And, as an aside, I am aware of (according to trusted friends who teach) clear-cut cases of plagiarism and honor code violations and cheating that were... managed in such a way that the students stayed in school with no damage to their academic record. Because the school is a business.
posted by Lesser Shrew at 12:11 PM on September 3 [2 favorites]


I think slkinsey's proposal back in his first comment was not that schools shouldn't investigate rape allegations, but rather that they should do so using outside professionals.
posted by Area Man at 12:12 PM on September 3


Mogur, I agree that the schools should be doing investigations! I think they are going to have to bite the bullet and contract with professionals. I'm just explaining some of their concerns, and I'm sure they would vastly prefer that this sort of thing goes through the police and the courts so they can stay out of it. If they use professionals, however, it may result in matters being referred to the police. It also seems likely to me that punishments won't happen at nearly the level some believe they should, because the fact is that these things are very difficult to conclusively determine even when they are investigated by the police and pursued in the courts.
posted by slkinsey at 12:15 PM on September 3


...when if they are investigated by the police and pursued in the courts.

FTFY
posted by Mogur at 12:22 PM on September 3 [2 favorites]


Mogur, I agree that the schools should be doing investigations! I think they are going to have to bite the bullet and contract with professionals.

The Department of Education's stance on Title IX is changing how many universities approach this. The DOE now recommends higher ed institutions adopt a "single investigator model" as a method for finding facts on which to base decisions. The DOE has also clarified that the standard of proof to use is "preponderance of the evidence," not some higher standard.

This is a sea change: higher education institutions had almost uniformly made these decisions using some kind of ad-hoc "tribunal" or panel method, made up of people untrained in investigation, and would typically include some mixture of faculty members, administrators, and even students.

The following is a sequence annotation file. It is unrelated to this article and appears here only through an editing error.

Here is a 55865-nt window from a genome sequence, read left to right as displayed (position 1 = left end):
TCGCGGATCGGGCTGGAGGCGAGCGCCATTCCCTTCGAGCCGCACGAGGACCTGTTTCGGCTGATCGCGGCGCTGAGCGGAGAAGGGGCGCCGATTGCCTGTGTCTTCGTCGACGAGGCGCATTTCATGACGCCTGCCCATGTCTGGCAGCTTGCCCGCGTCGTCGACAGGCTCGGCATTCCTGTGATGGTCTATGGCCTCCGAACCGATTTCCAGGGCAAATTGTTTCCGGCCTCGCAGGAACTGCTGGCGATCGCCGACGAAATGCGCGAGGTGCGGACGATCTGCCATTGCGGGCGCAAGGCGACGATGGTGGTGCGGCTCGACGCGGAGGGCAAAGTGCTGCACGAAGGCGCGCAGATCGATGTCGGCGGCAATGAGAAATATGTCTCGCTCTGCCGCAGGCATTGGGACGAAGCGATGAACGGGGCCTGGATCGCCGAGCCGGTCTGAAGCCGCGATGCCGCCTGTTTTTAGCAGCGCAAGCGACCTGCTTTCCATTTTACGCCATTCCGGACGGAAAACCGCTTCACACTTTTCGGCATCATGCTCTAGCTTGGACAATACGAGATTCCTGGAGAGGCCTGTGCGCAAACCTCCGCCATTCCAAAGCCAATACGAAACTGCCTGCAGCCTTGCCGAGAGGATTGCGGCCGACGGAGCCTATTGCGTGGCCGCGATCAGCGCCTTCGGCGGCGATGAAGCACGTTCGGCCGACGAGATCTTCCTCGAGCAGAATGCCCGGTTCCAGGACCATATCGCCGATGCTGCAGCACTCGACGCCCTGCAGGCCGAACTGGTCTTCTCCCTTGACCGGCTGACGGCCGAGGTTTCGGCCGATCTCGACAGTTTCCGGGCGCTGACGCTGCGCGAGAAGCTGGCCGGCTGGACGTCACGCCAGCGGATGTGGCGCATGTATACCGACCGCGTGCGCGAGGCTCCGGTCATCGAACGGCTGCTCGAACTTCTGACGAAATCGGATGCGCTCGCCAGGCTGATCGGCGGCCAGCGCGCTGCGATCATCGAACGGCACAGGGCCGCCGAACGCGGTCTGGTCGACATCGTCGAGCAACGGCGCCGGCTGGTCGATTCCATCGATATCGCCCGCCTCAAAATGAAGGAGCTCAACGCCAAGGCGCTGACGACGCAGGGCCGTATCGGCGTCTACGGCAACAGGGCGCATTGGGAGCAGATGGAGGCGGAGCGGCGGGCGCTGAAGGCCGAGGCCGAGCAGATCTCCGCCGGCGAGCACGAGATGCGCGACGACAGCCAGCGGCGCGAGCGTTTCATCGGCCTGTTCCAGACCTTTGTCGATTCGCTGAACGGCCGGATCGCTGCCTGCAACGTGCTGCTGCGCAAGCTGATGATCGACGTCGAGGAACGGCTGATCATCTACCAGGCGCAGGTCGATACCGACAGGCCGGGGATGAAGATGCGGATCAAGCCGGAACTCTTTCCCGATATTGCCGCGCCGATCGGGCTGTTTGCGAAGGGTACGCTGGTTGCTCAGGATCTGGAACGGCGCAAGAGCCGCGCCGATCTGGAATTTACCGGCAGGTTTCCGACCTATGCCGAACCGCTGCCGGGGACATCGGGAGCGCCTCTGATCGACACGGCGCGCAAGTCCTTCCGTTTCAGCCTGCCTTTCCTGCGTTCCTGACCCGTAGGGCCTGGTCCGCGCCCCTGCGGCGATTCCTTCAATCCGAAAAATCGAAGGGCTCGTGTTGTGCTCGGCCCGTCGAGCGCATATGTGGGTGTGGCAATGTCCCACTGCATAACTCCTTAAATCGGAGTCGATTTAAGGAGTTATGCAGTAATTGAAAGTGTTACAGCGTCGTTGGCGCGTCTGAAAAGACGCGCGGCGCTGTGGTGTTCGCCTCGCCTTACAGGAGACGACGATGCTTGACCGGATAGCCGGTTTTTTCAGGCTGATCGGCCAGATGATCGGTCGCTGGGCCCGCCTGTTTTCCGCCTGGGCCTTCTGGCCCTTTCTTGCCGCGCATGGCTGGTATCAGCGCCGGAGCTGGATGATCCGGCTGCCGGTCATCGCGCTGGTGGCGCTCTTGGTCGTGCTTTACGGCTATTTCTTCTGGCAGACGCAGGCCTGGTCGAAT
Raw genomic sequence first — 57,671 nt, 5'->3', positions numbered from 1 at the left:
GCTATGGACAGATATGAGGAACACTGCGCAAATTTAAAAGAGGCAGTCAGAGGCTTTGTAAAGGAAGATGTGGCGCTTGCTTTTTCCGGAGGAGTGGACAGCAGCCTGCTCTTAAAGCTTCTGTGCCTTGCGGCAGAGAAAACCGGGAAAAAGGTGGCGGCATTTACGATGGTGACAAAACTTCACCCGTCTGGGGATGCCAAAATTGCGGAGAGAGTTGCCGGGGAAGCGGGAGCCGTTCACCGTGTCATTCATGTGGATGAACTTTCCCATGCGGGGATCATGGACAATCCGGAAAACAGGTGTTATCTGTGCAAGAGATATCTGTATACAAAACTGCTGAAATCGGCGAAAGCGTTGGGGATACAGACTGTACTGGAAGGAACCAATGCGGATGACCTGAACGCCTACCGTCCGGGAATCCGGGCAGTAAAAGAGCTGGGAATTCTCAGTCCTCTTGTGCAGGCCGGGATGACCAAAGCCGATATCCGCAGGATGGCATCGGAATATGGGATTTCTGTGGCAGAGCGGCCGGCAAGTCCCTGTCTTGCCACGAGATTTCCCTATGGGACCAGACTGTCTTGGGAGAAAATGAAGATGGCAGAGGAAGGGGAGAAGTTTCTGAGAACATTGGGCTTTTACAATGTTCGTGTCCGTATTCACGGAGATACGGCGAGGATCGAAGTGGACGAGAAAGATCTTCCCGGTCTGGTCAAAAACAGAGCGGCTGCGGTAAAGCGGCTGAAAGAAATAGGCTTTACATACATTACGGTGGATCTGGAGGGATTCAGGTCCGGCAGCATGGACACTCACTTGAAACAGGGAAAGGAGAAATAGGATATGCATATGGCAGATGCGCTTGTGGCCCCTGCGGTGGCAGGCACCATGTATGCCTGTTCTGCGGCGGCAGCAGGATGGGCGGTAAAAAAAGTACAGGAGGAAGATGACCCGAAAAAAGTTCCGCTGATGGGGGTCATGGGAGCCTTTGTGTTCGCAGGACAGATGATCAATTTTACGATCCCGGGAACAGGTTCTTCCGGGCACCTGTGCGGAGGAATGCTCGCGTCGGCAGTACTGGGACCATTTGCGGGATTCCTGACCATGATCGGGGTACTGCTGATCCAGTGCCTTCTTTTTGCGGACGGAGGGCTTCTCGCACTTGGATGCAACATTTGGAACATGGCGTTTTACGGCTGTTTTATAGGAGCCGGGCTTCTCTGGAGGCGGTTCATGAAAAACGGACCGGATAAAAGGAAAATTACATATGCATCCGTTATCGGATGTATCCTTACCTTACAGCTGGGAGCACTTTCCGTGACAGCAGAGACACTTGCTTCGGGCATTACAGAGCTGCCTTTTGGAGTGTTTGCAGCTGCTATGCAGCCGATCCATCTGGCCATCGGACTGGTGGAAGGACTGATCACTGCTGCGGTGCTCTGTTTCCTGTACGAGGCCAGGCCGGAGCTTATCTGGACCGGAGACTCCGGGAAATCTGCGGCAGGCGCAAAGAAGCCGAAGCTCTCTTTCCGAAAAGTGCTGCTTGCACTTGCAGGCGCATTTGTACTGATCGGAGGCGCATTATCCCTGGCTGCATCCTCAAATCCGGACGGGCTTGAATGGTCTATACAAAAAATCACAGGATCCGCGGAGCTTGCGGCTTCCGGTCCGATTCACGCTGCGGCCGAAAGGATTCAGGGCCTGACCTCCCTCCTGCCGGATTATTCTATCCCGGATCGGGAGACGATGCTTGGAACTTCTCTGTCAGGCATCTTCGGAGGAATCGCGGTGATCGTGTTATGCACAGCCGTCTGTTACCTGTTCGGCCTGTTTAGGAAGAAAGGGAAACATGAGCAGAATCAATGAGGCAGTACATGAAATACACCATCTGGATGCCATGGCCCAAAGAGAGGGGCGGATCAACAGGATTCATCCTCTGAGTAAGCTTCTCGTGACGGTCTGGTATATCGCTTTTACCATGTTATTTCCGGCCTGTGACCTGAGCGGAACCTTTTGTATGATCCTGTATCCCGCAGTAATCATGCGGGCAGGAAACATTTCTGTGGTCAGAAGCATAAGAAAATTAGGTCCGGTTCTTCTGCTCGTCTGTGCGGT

However well-intentioned, this type of group would not be typically likely to reach a conclusion that a sexual assault occurred. The person who reported the assault would be likely to find the process confusing and frequently traumatic.

Universities are not exactly changing because they want to change. This change is being forced on them by the increased focus of the Department of Education in using Title IX as a vehicle to combat sexual assault at institutions of higher education. This has been problematic and frustrating for higher ed institutions as they are never quite clear on their obligations under Title IX, but after a period of uncertainty and unease, it does appear that the many universities are adapting to this new reality and adopting policies and procedures that make them safer and more responsive places for victims of assault/potential victims of assault than they were just a decade or two before.

Obviously tons of work to be done, but it's possible to see this landscape changing for the better before our very eyes.
posted by MoonOrb at 12:25 PM on September 3 [11 favorites]


Good points, MoonOrb. This model seems like an interesting idea.
posted by slkinsey at 12:30 PM on September 3 [1 favorite]


This is quite possibly one of the bravest things I have ever heard about. What a spirit.
posted by MisantropicPainforest at 12:34 PM on September 3 [2 favorites]


But what might her senior project have been otherwise?

Probably not something that would be discussed on MetaFilter. It's terrible, though, that she had to go through what she did to inspire it.
posted by jaut at 12:35 PM on September 3


But what might her senior project have been otherwise? Probably not something that would be discussed on MetaFilter.

There is something tragic about this that I can't quite articulate, to do with the fact that her art was only deemed attention-worthy because of her victimization, and even then, because that victimization follows an all-too-familiar narrative.

i'm aware that going to the police can result in skeptical questioning and revictimization, but this can be changed through instruction and top-down policymaking

In an ideal world, maybe, but we're talking about a police department that just choked a guy to death, then arrested the guy who videotaped the choking, and then arrested the videographer's wife. It isn't exactly a department that acts in good faith.

The NYPD is an obstinate institution that desperately needs to make drastic cultural changes. Skeptical questioning and revictimization aren't the half of it, and officer instruction and top-down policymaking have yet to turn the tide. Chess it ain't.
posted by evidenceofabsence at 1:18 PM on September 3 [3 favorites]